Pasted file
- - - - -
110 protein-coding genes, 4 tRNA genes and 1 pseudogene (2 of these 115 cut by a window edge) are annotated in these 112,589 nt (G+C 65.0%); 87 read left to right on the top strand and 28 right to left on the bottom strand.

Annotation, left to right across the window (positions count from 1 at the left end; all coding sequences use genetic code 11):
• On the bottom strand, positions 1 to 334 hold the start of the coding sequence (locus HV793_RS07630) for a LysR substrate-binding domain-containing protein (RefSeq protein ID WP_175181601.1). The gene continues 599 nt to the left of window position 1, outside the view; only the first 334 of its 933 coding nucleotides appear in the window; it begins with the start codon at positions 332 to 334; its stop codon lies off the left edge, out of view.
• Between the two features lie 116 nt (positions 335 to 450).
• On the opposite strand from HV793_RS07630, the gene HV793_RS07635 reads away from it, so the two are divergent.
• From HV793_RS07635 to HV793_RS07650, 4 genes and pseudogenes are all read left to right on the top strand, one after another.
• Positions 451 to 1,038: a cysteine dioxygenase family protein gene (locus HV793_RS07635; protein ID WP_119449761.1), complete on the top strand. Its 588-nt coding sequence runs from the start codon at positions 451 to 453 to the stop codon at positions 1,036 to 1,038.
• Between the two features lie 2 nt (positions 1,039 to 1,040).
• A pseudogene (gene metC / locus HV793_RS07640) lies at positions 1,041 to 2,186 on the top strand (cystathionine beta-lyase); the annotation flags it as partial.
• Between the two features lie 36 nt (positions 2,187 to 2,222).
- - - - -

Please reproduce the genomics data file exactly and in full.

110 protein-coding genes, 4 tRNA genes and 1 pseudogene (2 of these 115 cut by a window edge) are annotated in these 112,589 nt (G+C 65.0%); 87 read left to right on the top strand and 28 right to left on the bottom strand.

Annotation, left to right across the window (positions count from 1 at the left end; all coding sequences use genetic code 11):
• On the bottom strand, positions 1 to 334 hold the start of the coding sequence (locus HV793_RS07630) for a LysR substrate-binding domain-containing protein (RefSeq protein ID WP_175181601.1). The gene continues 599 nt to the left of window position 1, outside the view; only the first 334 of its 933 coding nucleotides appear in the window; it begins with the start codon at positions 332 to 334; its stop codon lies off the left edge, out of view.
• Between the two features lie 116 nt (positions 335 to 450).
• On the opposite strand from HV793_RS07630, the gene HV793_RS07635 reads away from it, so the two are divergent.
• From HV793_RS07635 to HV793_RS07650, 4 genes and pseudogenes are all read left to right on the top strand, one after another.
• Positions 451 to 1,038: a cysteine dioxygenase family protein gene (locus HV793_RS07635; protein ID WP_119449761.1), complete on the top strand. Its 588-nt coding sequence runs from the start codon at positions 451 to 453 to the stop codon at positions 1,036 to 1,038.
• Between the two features lie 2 nt (positions 1,039 to 1,040).
• A pseudogene (gene metC / locus HV793_RS07640) lies at positions 1,041 to 2,186 on the top strand (cystathionine beta-lyase); the annotation flags it as partial.
• Between the two features lie 36 nt (positions 2,187 to 2,222).